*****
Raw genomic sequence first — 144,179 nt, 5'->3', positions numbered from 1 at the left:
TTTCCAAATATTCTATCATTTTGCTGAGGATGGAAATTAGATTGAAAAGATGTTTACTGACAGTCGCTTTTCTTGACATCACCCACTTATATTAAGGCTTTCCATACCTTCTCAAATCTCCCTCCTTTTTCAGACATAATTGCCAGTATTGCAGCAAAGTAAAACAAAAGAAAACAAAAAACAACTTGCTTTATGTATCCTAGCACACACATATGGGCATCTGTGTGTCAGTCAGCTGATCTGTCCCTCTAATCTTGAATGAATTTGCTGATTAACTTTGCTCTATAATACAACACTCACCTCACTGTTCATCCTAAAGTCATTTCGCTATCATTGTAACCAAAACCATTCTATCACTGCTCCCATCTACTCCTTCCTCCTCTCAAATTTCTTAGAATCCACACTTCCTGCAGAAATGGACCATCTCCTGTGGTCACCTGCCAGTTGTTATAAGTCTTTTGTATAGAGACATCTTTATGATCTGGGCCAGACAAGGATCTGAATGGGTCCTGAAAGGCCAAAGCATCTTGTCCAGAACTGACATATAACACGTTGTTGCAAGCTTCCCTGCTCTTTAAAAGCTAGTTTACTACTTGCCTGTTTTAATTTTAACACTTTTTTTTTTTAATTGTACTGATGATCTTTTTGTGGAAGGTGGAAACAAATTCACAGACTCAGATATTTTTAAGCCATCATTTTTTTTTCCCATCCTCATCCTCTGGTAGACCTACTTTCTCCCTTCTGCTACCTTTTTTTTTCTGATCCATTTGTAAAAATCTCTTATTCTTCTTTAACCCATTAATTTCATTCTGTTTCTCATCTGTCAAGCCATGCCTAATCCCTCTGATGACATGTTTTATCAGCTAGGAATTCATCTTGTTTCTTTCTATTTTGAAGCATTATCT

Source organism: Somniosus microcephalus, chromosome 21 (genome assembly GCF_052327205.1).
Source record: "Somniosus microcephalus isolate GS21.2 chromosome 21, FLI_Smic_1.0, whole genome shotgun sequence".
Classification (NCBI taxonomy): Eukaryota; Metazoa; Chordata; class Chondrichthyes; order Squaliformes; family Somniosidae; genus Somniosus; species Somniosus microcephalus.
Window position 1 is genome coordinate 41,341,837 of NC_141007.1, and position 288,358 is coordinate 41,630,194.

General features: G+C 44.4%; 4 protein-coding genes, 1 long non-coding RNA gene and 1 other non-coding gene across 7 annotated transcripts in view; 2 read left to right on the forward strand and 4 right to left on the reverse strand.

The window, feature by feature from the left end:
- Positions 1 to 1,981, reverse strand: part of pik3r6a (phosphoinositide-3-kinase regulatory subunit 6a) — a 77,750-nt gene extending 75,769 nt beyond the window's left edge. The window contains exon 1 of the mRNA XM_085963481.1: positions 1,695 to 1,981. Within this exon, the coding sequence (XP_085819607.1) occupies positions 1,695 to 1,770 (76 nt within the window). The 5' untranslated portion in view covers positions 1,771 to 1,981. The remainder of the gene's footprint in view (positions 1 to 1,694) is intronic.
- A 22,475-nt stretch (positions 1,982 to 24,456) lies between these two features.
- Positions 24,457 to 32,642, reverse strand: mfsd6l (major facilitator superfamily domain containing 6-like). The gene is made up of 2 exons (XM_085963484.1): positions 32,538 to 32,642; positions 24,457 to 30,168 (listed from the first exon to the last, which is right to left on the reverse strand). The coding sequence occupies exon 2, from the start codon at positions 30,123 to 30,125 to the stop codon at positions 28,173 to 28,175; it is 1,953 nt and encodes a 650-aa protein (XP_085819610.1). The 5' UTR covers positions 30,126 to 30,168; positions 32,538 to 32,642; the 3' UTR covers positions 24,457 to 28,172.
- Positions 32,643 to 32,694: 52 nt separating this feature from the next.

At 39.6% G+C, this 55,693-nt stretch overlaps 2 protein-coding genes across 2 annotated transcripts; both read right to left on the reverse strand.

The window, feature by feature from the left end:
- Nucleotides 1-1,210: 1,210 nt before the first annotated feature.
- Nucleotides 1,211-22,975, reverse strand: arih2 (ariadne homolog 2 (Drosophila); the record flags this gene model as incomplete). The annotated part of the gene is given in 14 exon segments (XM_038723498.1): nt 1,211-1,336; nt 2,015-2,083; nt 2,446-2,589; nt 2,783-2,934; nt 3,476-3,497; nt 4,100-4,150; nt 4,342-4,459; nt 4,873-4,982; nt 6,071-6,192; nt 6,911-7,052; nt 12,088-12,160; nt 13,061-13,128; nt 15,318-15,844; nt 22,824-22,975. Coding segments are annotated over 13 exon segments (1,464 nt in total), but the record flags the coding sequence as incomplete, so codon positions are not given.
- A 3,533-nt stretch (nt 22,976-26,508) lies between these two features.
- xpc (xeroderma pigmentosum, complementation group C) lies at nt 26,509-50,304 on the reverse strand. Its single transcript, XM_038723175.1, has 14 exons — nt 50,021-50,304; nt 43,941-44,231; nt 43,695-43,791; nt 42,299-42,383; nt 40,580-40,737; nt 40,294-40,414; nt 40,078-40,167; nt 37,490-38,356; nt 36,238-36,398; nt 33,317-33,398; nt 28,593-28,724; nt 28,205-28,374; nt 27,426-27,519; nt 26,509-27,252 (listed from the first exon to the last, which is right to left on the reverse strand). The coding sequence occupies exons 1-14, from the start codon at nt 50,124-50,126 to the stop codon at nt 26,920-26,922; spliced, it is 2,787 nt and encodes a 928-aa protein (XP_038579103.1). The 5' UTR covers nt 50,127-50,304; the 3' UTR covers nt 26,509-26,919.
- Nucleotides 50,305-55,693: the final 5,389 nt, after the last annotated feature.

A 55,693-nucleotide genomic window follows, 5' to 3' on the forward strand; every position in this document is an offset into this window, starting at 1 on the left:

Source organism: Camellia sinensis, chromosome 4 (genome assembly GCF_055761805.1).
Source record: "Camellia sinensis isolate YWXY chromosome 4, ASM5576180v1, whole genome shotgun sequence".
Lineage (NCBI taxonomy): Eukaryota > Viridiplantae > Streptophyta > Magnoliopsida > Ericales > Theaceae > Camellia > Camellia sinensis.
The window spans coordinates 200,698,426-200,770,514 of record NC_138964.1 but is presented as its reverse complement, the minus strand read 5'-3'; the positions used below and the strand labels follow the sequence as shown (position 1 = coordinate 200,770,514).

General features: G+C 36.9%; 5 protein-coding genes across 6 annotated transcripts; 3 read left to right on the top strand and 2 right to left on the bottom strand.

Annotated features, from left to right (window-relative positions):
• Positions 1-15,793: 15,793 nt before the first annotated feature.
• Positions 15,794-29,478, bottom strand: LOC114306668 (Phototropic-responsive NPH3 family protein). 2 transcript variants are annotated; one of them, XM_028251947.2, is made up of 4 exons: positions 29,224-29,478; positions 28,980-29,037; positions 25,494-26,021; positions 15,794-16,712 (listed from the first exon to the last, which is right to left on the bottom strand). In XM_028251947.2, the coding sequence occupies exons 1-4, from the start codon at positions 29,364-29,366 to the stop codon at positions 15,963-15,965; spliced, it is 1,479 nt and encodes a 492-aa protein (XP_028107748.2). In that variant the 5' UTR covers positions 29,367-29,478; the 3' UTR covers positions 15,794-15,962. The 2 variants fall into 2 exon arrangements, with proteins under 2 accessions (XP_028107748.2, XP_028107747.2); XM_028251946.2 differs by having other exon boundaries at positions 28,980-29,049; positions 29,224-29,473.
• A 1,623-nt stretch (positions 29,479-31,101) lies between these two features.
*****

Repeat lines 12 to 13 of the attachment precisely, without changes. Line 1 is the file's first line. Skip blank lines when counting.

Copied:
- Positions 32,643 to 32,694: 52 nt separating this feature from the next.

At 39.6% G+C, this 55,693-nt stretch overlaps 2 protein-coding genes across 2 annotated transcripts; both read right to left on the reverse strand.